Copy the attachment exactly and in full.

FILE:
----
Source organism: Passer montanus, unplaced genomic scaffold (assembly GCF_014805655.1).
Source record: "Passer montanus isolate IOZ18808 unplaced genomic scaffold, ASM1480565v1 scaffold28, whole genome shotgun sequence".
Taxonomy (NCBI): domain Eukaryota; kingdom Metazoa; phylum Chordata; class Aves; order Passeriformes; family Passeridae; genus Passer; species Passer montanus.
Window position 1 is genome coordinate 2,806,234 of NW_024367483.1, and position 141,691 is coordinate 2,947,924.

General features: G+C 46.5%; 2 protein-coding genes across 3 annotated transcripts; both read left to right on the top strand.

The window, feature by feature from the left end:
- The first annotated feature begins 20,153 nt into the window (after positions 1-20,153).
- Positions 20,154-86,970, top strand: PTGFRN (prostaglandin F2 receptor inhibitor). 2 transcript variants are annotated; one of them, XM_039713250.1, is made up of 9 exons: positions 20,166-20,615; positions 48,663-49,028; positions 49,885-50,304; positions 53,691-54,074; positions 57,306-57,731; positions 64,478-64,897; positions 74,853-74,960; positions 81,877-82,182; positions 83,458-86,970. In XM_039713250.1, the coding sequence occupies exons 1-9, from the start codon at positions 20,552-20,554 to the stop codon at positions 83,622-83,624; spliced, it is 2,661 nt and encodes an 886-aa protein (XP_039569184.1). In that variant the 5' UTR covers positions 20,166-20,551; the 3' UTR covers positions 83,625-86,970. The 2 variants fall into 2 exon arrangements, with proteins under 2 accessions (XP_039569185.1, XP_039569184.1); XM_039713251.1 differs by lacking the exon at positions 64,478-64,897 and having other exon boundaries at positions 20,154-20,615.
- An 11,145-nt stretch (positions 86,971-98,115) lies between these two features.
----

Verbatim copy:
Source organism: Passer montanus, unplaced genomic scaffold (assembly GCF_014805655.1).
Source record: "Passer montanus isolate IOZ18808 unplaced genomic scaffold, ASM1480565v1 scaffold28, whole genome shotgun sequence".
Taxonomy (NCBI): domain Eukaryota; kingdom Metazoa; phylum Chordata; class Aves; order Passeriformes; family Passeridae; genus Passer; species Passer montanus.
Window position 1 is genome coordinate 2,806,234 of NW_024367483.1, and position 141,691 is coordinate 2,947,924.

General features: G+C 46.5%; 2 protein-coding genes across 3 annotated transcripts; both read left to right on the top strand.

The window, feature by feature from the left end:
- The first annotated feature begins 20,153 nt into the window (after positions 1-20,153).
- Positions 20,154-86,970, top strand: PTGFRN (prostaglandin F2 receptor inhibitor). 2 transcript variants are annotated; one of them, XM_039713250.1, is made up of 9 exons: positions 20,166-20,615; positions 48,663-49,028; positions 49,885-50,304; positions 53,691-54,074; positions 57,306-57,731; positions 64,478-64,897; positions 74,853-74,960; positions 81,877-82,182; positions 83,458-86,970. In XM_039713250.1, the coding sequence occupies exons 1-9, from the start codon at positions 20,552-20,554 to the stop codon at positions 83,622-83,624; spliced, it is 2,661 nt and encodes an 886-aa protein (XP_039569184.1). In that variant the 5' UTR covers positions 20,166-20,551; the 3' UTR covers positions 83,625-86,970. The 2 variants fall into 2 exon arrangements, with proteins under 2 accessions (XP_039569185.1, XP_039569184.1); XM_039713251.1 differs by lacking the exon at positions 64,478-64,897 and having other exon boundaries at positions 20,154-20,615.
- An 11,145-nt stretch (positions 86,971-98,115) lies between these two features.